It's not only the initial class design that led to a LSP violation, it's also the function using the classes. Both made the error to assume that all birds can fly.
Having to change the contract in that
migrate_south can't use generic Birds anymore is exactly what the LSP is supposed to prevent. So, instead of treating the symptom, let's refactor the abstraction, especially the interface, correctly. The key is that all birds can travel.
def migrate_south(birds) birds.each do |bird| bird.travel(AFRICA) end end class Bird def travel(destination) walk(destination) end private def walk(destination) end end class Emu < Bird end class FlyingBird < Bird def travel(destination) fly(destination) end private def fly(destination) end end class Eagle < FlyingBird end class Penguin < Bird def travel(destination) if (walking_distance?(destination)) walk(destination) else book_trip(destination) end end private def walking_distance?(destination) end def book_trip(destination) end end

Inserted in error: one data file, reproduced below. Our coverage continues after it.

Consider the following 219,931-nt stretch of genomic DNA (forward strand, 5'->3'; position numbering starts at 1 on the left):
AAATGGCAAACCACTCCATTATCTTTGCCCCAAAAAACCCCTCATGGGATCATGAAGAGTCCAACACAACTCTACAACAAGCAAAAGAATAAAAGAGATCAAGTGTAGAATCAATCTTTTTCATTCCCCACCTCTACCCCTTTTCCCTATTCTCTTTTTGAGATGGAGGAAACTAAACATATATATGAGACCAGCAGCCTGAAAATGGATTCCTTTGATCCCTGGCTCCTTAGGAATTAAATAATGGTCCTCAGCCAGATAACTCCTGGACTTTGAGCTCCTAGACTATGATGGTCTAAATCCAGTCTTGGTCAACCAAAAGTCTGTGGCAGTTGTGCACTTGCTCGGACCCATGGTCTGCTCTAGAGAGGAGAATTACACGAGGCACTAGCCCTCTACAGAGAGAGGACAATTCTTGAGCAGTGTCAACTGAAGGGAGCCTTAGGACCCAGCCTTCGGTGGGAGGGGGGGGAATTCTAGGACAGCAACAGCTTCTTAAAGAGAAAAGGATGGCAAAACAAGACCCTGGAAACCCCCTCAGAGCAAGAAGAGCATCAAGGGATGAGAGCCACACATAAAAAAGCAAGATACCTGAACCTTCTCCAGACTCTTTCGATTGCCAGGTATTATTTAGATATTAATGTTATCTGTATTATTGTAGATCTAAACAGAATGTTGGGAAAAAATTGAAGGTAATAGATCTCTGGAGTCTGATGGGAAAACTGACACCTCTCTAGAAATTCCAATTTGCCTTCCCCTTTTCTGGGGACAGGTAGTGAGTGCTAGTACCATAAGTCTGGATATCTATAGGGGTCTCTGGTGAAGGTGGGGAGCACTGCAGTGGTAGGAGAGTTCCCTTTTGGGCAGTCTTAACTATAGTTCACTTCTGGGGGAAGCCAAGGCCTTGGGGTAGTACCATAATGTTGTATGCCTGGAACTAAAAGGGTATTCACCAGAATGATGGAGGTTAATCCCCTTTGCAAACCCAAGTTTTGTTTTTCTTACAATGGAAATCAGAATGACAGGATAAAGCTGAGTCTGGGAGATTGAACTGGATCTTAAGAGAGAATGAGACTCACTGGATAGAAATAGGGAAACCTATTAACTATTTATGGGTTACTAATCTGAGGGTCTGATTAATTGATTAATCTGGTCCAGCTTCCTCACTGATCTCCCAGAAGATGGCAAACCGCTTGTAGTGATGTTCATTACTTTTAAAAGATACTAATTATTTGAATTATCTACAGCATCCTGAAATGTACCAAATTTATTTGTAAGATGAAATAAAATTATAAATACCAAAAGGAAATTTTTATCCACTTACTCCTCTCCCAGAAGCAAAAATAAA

The refactoring would first introduce the
travel method which simply calls
fly, so altering
migrate_south to use
travel instead of
fly won't change the app behaviour. Then we introduce the
FlyingBird; thanks to the LSP we can make it the
Eagle's new parent class without problems. We also make
Bird's default mode of
travel. Finally, we can introduce the
Penguin class — all without breaking
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